President Uhuru Kenyatta’s 30-day ultimatum to top police officers to plan a strategy of phasing out the Administration Police unit, in line with the Constitution, is spot on. In fact, it should have happened with implementation of devolution or latest at the same time the Provincial Administration was being aligned to the constitutional provisions.
It is curious that the 60,000-strong police unit was retained. The 60-year-old unit, which was predecessor to Tribal Police, has continually run into headwinds, especially as it appeared to compete with and duplicate the work of regular police.
It had grown in both stature and political significance, which ceased with the advent of devolution, and the sibling rivalry with regular police did little to cast it in good light. Indeed, the perception by regular police that AP is an inferior force prompted former commandant Kinuthia Mbugua (now State House comptroller) to press for its being kitted as if it were a parallel force.
Further, the parallel chain of command amounted to duplication, with attendant cost of equipment, arms, houses and other related financial and logistical implications. The upshot was that the unit remained in place even as no one could explain its relevance vis-à-vis the regular police.
True, they provide security for government installations and buildings as well as augment security for VIPs but this can be done just as well if they were provided by regular police, where the AP will be absorbed into. To press this point home, even their training is oriented to the suppression of public disorder and or insurrection. Now, the General Service Unit, a paramilitary outfit trained specifically to handle trouble of any kind, swiftly and effectively provides just such duties.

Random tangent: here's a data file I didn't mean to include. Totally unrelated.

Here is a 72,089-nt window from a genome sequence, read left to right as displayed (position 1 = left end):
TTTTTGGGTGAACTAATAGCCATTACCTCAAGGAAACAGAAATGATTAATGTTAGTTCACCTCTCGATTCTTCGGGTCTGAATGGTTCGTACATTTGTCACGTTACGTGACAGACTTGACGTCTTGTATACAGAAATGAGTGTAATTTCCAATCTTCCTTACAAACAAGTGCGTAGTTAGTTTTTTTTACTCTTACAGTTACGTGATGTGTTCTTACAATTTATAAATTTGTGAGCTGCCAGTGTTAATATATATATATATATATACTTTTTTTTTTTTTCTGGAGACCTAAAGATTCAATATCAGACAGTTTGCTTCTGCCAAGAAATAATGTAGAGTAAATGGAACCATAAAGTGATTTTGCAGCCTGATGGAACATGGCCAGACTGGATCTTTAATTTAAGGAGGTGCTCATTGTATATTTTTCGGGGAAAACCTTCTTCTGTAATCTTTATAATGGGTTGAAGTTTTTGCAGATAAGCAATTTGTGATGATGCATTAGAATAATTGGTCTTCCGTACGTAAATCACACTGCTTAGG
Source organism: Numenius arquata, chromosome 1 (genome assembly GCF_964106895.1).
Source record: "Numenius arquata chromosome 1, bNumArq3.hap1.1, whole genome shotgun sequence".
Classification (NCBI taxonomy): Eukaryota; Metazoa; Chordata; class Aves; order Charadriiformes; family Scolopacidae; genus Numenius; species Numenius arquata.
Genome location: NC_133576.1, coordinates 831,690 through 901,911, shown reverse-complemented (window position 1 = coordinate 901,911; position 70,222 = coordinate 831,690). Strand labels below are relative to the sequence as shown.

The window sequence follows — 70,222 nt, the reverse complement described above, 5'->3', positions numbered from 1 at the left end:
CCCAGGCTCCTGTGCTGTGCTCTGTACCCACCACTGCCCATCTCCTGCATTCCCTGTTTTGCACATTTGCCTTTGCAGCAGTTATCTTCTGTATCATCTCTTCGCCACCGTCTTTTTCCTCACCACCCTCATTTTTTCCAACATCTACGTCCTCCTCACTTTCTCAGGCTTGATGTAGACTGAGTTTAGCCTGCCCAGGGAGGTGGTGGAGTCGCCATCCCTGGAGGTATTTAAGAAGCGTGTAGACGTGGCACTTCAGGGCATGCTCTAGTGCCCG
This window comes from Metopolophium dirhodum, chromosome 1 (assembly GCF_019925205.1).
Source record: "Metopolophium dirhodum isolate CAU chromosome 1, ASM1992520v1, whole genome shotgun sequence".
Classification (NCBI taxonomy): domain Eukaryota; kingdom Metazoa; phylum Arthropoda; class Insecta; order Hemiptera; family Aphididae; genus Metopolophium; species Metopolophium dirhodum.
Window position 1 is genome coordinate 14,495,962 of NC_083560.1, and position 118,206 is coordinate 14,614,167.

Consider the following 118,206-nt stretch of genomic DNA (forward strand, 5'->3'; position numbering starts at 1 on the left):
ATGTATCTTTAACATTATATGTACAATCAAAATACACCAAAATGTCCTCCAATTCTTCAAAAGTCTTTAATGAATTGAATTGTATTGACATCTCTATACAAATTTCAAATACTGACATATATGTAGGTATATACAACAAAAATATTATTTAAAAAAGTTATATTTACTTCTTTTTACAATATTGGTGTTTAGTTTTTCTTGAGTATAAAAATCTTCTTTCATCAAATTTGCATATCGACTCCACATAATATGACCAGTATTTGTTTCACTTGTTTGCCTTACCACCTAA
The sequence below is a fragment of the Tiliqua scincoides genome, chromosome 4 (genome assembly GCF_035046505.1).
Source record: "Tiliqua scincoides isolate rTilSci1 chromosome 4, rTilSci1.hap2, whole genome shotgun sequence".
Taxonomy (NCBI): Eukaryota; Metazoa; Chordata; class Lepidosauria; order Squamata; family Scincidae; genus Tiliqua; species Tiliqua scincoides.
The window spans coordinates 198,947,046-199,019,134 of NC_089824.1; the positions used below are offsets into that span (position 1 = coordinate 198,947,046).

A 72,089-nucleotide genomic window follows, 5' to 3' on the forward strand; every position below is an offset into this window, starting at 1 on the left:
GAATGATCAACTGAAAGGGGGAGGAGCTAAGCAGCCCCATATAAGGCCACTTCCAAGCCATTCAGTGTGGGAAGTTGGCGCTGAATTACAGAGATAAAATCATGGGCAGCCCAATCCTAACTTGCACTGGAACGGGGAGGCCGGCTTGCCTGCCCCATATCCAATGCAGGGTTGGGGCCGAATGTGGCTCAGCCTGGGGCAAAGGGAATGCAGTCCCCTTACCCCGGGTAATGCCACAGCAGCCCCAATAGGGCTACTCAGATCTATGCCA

It is common knowledge the AP have no holding cells of their own, so, any offenders they arrest are referred to regular police for booking, detention and prosecution. That does not make much sense!
Of course, the move to absorb them into the regular police also means their rank and file may have to be retrained so as to re-orient and align them with the modus operandi of the regular police.
That is generally because their general training is aimed at ensuring they can respond effectively and swiftly to public disturbances as well as security operations of various kinds. The Rapid Deployment Unit (RDU) of the AP is especially trained with focus on such duties. It is a specialised outfit that could fit in well with the Special Crimes Prevention Unit of the regular police, for instance.
Of course, the absorption of the AP into the regular service will boost the sheer numbers, with the likely result that the level of policing will get a boost, translating into a more favourable ratio of police officers to civilians.